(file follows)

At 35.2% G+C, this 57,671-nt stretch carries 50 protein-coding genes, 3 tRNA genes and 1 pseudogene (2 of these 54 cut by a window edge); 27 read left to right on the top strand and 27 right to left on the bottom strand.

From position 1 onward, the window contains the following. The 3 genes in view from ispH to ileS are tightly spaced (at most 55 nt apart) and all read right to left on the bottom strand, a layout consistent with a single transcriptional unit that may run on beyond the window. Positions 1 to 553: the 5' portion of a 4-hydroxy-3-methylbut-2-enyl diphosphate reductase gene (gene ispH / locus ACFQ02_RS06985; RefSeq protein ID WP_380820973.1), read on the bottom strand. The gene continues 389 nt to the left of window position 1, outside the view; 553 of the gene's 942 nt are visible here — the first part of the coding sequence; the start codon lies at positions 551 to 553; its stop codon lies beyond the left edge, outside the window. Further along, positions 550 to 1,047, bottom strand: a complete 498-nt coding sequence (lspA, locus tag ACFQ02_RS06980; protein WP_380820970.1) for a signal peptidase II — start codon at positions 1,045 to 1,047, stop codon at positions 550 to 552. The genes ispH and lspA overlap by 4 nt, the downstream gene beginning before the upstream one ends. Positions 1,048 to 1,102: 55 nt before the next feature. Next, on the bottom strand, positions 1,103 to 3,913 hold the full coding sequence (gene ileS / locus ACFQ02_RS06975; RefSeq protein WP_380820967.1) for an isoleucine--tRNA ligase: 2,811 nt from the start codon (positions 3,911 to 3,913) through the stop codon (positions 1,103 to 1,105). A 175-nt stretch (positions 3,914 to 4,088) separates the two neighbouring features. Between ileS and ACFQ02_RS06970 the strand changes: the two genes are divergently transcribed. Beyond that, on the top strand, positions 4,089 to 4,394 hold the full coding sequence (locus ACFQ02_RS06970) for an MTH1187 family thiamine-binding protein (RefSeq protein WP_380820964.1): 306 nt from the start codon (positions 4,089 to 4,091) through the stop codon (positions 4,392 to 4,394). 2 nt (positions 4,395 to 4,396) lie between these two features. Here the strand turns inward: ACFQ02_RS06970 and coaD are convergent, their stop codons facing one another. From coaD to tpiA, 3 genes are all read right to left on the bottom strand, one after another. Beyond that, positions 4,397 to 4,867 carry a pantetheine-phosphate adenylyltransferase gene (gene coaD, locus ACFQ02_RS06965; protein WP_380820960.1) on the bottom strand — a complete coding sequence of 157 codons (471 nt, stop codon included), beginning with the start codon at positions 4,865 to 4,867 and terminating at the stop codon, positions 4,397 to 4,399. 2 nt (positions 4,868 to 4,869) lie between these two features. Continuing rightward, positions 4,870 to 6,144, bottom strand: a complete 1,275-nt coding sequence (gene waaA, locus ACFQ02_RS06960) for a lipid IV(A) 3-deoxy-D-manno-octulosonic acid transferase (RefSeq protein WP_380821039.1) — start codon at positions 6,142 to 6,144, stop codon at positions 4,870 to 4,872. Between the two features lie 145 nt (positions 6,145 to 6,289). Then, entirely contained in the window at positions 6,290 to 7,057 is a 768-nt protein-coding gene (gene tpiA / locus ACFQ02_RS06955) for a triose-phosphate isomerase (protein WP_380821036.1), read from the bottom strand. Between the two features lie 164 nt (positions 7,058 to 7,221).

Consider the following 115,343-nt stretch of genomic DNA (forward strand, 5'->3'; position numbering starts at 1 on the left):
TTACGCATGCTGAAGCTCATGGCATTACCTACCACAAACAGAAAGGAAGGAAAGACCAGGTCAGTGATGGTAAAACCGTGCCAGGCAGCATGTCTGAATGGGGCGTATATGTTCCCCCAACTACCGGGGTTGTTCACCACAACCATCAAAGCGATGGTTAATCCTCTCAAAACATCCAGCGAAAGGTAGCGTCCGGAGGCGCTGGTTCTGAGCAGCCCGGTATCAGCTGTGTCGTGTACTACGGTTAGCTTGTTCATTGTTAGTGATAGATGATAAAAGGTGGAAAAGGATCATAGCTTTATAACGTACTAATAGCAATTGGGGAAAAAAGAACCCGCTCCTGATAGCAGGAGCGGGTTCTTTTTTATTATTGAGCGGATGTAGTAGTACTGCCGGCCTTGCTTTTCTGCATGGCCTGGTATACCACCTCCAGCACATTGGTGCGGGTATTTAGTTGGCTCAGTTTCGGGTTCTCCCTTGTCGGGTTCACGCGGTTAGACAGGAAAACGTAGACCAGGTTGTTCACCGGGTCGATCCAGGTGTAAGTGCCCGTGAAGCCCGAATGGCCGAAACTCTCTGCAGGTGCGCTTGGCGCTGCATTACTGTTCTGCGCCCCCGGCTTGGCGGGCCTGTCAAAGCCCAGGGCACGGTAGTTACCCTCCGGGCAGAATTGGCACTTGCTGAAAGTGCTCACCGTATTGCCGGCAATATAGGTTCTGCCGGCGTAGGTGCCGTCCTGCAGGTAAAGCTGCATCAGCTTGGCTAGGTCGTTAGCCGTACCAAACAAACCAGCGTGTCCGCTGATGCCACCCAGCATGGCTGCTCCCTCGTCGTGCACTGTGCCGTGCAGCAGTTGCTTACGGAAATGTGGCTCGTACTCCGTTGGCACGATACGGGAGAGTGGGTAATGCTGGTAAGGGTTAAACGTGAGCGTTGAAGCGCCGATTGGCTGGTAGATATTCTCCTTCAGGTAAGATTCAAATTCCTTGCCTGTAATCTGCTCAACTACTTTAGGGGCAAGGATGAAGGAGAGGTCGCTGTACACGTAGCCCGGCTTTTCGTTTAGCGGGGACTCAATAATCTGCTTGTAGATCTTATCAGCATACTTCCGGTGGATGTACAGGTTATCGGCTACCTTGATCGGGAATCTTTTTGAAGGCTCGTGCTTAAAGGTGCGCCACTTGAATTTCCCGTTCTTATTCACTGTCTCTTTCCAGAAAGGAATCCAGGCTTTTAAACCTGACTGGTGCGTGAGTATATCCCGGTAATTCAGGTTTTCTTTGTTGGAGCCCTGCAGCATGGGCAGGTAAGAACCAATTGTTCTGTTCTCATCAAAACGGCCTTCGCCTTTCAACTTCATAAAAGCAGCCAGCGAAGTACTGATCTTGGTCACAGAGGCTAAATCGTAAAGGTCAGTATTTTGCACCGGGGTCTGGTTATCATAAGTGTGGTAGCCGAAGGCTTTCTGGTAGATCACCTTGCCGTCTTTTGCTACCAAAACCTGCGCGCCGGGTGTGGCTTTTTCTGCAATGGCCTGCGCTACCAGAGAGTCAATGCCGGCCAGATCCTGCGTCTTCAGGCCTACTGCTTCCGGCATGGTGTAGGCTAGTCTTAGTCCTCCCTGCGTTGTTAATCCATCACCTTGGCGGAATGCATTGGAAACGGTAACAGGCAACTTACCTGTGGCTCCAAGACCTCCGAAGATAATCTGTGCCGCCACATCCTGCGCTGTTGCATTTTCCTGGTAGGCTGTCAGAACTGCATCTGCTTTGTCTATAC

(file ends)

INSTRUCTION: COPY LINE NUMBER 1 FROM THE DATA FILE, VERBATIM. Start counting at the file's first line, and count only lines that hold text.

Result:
At 35.2% G+C, this 57,671-nt stretch carries 50 protein-coding genes, 3 tRNA genes and 1 pseudogene (2 of these 54 cut by a window edge); 27 read left to right on the top strand and 27 right to left on the bottom strand.